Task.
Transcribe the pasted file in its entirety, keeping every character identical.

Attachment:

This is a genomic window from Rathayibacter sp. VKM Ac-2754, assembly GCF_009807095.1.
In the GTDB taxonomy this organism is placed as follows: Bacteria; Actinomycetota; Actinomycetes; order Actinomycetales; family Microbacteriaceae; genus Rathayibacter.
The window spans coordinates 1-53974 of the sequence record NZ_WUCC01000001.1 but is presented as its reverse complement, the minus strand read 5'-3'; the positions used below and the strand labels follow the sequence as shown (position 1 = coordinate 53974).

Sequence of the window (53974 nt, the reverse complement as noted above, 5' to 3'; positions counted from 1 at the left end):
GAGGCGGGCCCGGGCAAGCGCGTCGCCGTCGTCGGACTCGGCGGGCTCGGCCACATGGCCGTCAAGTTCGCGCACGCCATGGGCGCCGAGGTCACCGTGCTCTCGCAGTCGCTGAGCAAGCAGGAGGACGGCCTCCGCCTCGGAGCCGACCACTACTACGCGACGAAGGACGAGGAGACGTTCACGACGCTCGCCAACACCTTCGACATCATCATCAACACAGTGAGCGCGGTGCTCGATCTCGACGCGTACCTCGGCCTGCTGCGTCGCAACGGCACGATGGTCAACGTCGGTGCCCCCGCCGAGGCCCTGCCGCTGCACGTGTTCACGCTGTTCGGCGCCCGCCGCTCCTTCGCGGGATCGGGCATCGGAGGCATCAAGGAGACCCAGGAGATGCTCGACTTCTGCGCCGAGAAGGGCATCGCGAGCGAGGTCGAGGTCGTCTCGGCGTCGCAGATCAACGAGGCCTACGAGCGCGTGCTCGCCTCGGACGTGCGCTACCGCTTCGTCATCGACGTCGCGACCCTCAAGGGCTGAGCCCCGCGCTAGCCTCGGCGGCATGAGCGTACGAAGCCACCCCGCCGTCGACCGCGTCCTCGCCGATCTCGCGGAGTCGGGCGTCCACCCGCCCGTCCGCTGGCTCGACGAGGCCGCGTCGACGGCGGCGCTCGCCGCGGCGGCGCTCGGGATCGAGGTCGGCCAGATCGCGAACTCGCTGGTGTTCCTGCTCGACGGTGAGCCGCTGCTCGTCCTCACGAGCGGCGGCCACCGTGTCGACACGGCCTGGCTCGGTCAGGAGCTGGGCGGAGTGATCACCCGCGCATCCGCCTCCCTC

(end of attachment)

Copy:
This is a genomic window from Rathayibacter sp. VKM Ac-2754, assembly GCF_009807095.1.
In the GTDB taxonomy this organism is placed as follows: Bacteria; Actinomycetota; Actinomycetes; order Actinomycetales; family Microbacteriaceae; genus Rathayibacter.
The window spans coordinates 1-53974 of the sequence record NZ_WUCC01000001.1 but is presented as its reverse complement, the minus strand read 5'-3'; the positions used below and the strand labels follow the sequence as shown (position 1 = coordinate 53974).

Sequence of the window (53974 nt, the reverse complement as noted above, 5' to 3'; positions counted from 1 at the left end):
GAGGCGGGCCCGGGCAAGCGCGTCGCCGTCGTCGGACTCGGCGGGCTCGGCCACATGGCCGTCAAGTTCGCGCACGCCATGGGCGCCGAGGTCACCGTGCTCTCGCAGTCGCTGAGCAAGCAGGAGGACGGCCTCCGCCTCGGAGCCGACCACTACTACGCGACGAAGGACGAGGAGACGTTCACGACGCTCGCCAACACCTTCGACATCATCATCAACACAGTGAGCGCGGTGCTCGATCTCGACGCGTACCTCGGCCTGCTGCGTCGCAACGGCACGATGGTCAACGTCGGTGCCCCCGCCGAGGCCCTGCCGCTGCACGTGTTCACGCTGTTCGGCGCCCGCCGCTCCTTCGCGGGATCGGGCATCGGAGGCATCAAGGAGACCCAGGAGATGCTCGACTTCTGCGCCGAGAAGGGCATCGCGAGCGAGGTCGAGGTCGTCTCGGCGTCGCAGATCAACGAGGCCTACGAGCGCGTGCTCGCCTCGGACGTGCGCTACCGCTTCGTCATCGACGTCGCGACCCTCAAGGGCTGAGCCCCGCGCTAGCCTCGGCGGCATGAGCGTACGAAGCCACCCCGCCGTCGACCGCGTCCTCGCCGATCTCGCGGAGTCGGGCGTCCACCCGCCCGTCCGCTGGCTCGACGAGGCCGCGTCGACGGCGGCGCTCGCCGCGGCGGCGCTCGGGATCGAGGTCGGCCAGATCGCGAACTCGCTGGTGTTCCTGCTCGACGGTGAGCCGCTGCTCGTCCTCACGAGCGGCGGCCACCGTGTCGACACGGCCTGGCTCGGTCAGGAGCTGGGCGGAGTGATCACCCGCGCATCCGCCTCCCTC